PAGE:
San Antonio:
Editorial: Living wage dispute is about real families, so resolve it now!

Express-News: Carlos Guerra

Guerra: Living wage dispute is about real families, so resolve it now!

San Antonio Express-News

Web Posted : 09/06/2001

At every step of the way, the issue of a "living wage" for city employees seems to become more complex.

And it shouldn't be.

City Manager Terry Brechtel and other top city officials met for more than an hour Wednesday with representatives of Local 100 of the Service Employees International Union behind closed doors.

The SEIU delegation included workers from several city departments with personal complaints about pay and benefits.

As the meeting broke, Brechtel said little more than that she welcomed the dialogue that has now been established with the union.

"No promises have been made," she said, nor were any issues resolved. Interestingly, she also said no further meetings are planned.

SIEU Chief Organizer Wade Rathke said union members were happy to be at the table with the city staff "instead of out in the streets."

They weren't surprised nothing was resolved, he said, because "we're talking about a lot of employees and a lot of money."

At issue are that many workers still aren't being paid the minimum wage of $8.25 that most thought applied to all, and that many workers are denied basic benefits like health care, vacation, sick leave and holidays, and have been for years.

"We're open and prepared to listen," Rathke said, and the union will make litigation its final alternative. But he also made it clear they intend to
fight to make the living wage applicable to all workers and seek "every penny" of wages and benefits they have been denied.

"We're not going to leave them on the table because they must be paid to make these workers whole," Rathke said.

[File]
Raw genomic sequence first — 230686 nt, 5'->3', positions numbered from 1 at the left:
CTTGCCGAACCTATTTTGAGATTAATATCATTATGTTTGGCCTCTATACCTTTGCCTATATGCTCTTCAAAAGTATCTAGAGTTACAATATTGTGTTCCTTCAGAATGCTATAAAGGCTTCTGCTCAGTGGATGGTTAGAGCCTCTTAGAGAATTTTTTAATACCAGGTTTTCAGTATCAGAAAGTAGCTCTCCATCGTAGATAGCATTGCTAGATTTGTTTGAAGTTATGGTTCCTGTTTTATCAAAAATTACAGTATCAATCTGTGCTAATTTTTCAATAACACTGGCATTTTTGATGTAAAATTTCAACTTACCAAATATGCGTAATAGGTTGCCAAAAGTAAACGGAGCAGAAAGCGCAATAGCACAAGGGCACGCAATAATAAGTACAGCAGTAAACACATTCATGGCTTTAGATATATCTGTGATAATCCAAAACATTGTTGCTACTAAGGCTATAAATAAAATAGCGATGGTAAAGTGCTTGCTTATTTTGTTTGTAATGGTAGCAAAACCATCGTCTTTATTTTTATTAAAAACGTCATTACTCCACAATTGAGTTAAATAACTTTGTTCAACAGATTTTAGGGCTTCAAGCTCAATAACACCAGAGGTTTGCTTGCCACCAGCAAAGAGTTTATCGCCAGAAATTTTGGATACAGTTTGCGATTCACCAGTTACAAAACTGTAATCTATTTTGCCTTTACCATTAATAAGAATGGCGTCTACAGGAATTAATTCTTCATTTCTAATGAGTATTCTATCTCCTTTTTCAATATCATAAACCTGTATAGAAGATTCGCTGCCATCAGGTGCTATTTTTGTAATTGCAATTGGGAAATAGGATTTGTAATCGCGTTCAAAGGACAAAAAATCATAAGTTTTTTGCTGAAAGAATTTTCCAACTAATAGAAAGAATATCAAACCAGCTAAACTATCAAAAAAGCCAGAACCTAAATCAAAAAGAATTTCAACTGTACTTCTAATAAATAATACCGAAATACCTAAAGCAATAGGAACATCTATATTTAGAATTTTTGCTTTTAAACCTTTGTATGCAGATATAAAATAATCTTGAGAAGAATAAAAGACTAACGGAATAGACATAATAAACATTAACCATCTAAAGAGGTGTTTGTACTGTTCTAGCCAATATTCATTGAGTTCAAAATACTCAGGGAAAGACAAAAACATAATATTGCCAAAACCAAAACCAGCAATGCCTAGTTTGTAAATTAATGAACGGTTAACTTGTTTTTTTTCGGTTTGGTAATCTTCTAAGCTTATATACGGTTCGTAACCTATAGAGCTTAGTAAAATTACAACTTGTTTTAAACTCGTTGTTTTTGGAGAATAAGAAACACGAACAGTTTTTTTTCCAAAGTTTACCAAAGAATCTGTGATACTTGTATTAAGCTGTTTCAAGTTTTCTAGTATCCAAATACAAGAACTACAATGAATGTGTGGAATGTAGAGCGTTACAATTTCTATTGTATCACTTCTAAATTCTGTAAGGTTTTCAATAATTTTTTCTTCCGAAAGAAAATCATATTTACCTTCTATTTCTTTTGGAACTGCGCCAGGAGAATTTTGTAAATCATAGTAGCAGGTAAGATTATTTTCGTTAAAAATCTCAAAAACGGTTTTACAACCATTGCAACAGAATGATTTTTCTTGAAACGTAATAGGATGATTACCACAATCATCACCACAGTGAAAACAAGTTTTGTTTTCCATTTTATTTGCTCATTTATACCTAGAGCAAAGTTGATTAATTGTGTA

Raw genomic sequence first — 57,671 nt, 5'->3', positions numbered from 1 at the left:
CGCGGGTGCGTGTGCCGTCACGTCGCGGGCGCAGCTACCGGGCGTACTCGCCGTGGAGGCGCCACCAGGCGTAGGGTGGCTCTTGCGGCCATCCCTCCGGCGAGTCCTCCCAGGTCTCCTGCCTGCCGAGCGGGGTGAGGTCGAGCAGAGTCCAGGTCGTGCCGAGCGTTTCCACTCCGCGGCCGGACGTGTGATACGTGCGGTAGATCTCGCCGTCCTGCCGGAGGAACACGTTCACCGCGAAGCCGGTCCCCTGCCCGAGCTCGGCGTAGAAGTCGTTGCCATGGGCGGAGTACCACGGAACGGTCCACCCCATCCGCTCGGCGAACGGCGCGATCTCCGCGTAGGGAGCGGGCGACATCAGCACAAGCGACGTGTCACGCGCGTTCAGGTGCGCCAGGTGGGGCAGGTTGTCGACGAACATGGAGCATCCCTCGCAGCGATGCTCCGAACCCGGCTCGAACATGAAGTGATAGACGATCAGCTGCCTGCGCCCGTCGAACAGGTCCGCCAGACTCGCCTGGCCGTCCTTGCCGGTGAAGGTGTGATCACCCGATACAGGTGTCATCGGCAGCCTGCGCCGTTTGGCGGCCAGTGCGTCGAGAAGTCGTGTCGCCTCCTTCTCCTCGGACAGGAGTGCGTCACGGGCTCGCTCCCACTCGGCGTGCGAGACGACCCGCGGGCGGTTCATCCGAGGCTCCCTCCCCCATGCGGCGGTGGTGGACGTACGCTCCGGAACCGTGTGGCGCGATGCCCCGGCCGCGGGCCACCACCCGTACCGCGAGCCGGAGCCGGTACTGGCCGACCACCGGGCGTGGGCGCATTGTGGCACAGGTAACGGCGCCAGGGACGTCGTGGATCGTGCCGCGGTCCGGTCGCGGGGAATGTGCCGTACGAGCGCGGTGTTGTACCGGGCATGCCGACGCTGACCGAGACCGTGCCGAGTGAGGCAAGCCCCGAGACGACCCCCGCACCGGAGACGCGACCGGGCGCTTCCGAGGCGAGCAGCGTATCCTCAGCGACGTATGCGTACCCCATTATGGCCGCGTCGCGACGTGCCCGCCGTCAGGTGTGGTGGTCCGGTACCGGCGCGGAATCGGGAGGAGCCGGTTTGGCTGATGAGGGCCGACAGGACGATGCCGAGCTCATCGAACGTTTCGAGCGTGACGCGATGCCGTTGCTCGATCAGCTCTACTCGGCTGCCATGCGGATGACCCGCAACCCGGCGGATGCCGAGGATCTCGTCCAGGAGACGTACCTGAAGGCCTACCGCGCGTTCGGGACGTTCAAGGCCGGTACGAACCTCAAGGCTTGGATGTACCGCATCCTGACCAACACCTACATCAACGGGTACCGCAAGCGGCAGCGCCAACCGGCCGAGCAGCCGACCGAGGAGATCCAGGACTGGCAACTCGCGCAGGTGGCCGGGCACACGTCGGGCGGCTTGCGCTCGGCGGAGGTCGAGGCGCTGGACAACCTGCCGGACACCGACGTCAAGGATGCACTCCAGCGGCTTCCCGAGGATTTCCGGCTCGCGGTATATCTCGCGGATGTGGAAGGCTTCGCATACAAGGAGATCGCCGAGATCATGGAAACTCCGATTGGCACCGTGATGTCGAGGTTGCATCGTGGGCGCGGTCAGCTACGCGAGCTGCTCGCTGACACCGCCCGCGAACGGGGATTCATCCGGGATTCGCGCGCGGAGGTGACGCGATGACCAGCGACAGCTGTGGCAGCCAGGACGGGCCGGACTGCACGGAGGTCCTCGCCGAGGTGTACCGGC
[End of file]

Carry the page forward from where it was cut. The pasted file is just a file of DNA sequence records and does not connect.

Last October, the city's lowest-paid workers thought the City Council had promised all of them $8.25 an hour. But a year later, many make as little as $6.25 because they are classified as temporary workers, a status that also precludes benefits.

How many city workers aren't being paid $8.25 is in dispute. SEIU analysts say payroll records show at least 2,541 workers earn less than the minimum, but Brechtel counters that the figure is "closer to 1,000."

This is ridiculous. With today's computerized record keeping, finding out who is paid less than $8.25, and who works without benefits, should be a snap.

It's also disturbing that numbers could vary that widely when the city staff is counting - or discounting - living and breathing human beings, many of whom have families to support.

After this column revealed the underpayments - and the classifications game that City Hall was using to justify the underpayments - former City Manager Alex Briseño wrote to say, in no uncertain terms, that it was never his intention to pay any city employee less than $8.25.

That dollar amount wasn't snatched from thin air. The 2000 federal threshold for poverty was $8.46 an hour, an annual income of $17,597 for a family of four.

Brechtel initially blamed the underpayments on a bureaucratic error and promised to retool the city's classification system. She also told me and at least one other reporter that "all workers will earn the living wage."

But Wednesday, the SEIU delegation emerged from its meeting with her thinking otherwise.

"My only disappointment," Rathke said, "was that she wants to stick with 'temporary workers start at $6.25.'"

To leave a message for Carlos Guerra, call (210) 250-3545, or e-mail